by M. Grünewald
The religious military Order of Saint Maurice and Saint Lazarus, as its double patronymic suggests, was created by merging two previous organizations. The later took its name from 'some' Lazarus, i.e. Jesus Christ's friend and/or the beggar mentioned in Luke, ch. 16. He was associated with medicine, see the Italian word lazzaretto indicating a leper hospital. In fact the Order, founded in the 11th century, took care of lepers in the Holy Land. The Order of Saint Maurice was more recent, 1434, founded by the Savoys after the name of a presumed martyr of the third century AD, a Roman commander from Africa. After a beginning as a monastic place, the Order directed its efforts against the "enemies of Christianity." In 1572 the two organizations, however different, were united by Pope Gregorius XIII, the Order of Saint Lazarus having been in decadence for a long time. Duke Charles Emmanuel (Carlo Emanuele I) of Savoy also owned the "sword of Saint Maurice."
Giambattista Marino recapitulates the whole story with 'embellishments,' e.g. making the Savoys' foundation older than it was. Titus' war enterprise of the year 70 AD, mentioned in the passage below, should have been the subject of a long poem to be written by Marino, Gerusalemme distrutta (Jerusalem Destroyed), but it never went farther than few sections. As for Egypt, thanks to the rediscovery of the ancient Greek authors in the Renaissance, its picture had become much richer in details than it was in the Middle Ages, when the Bible had basically been the only source. Nowadays the Egyptian Museum in Turin, inaugurated in 1824, is among the top archeological institutions worldwide.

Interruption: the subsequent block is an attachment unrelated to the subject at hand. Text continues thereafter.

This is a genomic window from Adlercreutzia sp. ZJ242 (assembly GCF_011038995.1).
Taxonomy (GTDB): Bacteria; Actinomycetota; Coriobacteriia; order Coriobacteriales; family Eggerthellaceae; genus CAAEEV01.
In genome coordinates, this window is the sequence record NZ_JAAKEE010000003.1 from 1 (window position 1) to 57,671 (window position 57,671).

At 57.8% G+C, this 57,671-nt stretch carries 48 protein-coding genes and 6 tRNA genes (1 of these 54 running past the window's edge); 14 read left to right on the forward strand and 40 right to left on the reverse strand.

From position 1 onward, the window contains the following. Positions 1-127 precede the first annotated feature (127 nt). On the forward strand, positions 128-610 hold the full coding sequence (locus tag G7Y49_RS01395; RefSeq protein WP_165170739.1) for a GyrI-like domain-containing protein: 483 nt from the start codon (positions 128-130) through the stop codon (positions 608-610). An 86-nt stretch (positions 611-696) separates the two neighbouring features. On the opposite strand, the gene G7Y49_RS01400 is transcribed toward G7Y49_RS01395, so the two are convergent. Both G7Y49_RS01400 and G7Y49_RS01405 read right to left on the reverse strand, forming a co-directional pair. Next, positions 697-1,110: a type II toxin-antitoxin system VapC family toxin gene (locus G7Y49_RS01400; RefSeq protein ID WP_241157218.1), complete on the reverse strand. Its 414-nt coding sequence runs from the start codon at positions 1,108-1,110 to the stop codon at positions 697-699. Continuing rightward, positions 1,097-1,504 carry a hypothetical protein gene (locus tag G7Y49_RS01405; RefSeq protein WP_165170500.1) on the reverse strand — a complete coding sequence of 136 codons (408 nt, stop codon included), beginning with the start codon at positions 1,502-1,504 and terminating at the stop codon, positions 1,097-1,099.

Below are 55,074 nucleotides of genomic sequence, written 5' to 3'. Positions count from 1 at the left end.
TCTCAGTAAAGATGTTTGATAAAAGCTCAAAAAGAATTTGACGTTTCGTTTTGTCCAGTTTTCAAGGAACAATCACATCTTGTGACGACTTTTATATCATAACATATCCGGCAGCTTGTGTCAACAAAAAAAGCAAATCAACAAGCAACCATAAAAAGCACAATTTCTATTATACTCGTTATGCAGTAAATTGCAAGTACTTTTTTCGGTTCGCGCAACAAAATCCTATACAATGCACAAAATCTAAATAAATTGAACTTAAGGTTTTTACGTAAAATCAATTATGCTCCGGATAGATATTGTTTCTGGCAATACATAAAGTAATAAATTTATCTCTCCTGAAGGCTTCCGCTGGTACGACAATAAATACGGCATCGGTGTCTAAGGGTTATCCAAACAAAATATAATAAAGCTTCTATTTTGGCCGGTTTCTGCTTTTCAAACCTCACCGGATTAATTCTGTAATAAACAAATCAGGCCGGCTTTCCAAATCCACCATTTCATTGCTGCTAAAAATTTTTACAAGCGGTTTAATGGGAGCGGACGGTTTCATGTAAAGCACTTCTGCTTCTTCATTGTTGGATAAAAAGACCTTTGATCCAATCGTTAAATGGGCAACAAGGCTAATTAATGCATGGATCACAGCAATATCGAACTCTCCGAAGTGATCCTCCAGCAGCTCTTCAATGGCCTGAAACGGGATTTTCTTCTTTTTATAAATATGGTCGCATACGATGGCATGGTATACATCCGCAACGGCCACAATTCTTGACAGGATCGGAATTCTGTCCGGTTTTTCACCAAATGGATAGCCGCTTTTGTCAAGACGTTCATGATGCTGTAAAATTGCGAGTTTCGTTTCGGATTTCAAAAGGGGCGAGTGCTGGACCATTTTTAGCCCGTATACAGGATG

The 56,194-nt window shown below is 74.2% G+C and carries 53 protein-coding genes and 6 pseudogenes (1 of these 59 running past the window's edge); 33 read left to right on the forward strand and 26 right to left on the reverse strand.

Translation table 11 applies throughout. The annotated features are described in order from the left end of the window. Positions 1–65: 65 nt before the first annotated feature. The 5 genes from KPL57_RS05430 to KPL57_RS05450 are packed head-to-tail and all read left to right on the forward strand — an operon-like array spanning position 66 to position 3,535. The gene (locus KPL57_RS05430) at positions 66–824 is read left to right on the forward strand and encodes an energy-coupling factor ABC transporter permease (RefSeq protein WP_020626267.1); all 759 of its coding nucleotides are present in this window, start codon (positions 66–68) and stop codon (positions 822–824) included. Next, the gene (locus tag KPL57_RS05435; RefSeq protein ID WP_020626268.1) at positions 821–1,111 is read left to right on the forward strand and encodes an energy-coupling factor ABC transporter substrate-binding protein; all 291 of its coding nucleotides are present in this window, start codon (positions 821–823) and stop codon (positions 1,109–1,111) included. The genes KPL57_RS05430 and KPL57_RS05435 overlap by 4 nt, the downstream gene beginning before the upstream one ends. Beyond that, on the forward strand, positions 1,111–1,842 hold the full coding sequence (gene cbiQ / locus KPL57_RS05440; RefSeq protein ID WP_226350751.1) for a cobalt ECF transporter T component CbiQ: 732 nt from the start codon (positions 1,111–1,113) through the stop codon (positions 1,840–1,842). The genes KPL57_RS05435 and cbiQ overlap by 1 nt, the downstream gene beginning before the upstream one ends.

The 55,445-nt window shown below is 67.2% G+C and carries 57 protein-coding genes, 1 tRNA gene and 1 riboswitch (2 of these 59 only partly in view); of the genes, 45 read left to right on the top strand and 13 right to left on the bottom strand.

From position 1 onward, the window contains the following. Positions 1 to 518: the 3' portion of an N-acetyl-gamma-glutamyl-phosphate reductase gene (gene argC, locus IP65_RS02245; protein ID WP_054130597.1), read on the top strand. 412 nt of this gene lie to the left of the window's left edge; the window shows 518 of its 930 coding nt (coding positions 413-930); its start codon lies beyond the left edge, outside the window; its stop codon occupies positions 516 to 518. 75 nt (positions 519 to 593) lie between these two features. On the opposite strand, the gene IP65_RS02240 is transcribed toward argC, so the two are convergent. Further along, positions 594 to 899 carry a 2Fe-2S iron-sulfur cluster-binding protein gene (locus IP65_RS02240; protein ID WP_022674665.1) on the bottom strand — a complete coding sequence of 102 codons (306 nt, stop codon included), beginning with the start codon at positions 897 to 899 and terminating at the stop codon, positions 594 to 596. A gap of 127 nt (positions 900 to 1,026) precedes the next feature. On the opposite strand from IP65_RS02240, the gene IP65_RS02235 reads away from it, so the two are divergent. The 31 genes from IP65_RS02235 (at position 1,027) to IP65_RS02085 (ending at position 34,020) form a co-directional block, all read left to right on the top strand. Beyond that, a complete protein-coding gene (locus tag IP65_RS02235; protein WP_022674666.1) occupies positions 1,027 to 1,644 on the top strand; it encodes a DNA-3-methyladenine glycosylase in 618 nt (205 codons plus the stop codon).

Dicerie sacre, III. Il cielo, 72-73
Faith about all this is lent us by that venerable and frightful sword, much richer in glories than adorned with gems, which—together with the other remains of his sacred body, retrieved by our Duke's piety—he wanted us to inherit. A sword about which I will not say that, in our sky, it is a threatening comet of ill omen against our enemies, like the one that is famed to have appeared over the city of Jerusalem in Titus' times; I will rather say that it is the sword of Orion, that on the helmsmen of Infidelity [i.e. Muslim pirates and/or Protestant Church leaders] pours bloody rains and lethal storms; unless we say that it is the angelic sword, burning with zeal and shaken by this heavenly Cherub [the Duke], the keeper of our heavenly vault, the defender of our earthly paradise.
O Egypt, do not boast about the long series of your Ptolemies and Pharaohs, legislators and kings; not about your famous schools and much celebrated museums of Greece, the fountains of ancient philosophy; not about Isis, Anubis, and Amon, such profane idols and lying oracles; not about the superb simulacrum of the Sphinx of Amasis [in Giza], a miracle of the chisel; not about the famous labyrinth [Karnak and Luxor?] as extended as seven royal palaces; not about the precious preservation of mummies, kept incorrupt by bitumen and tar . . .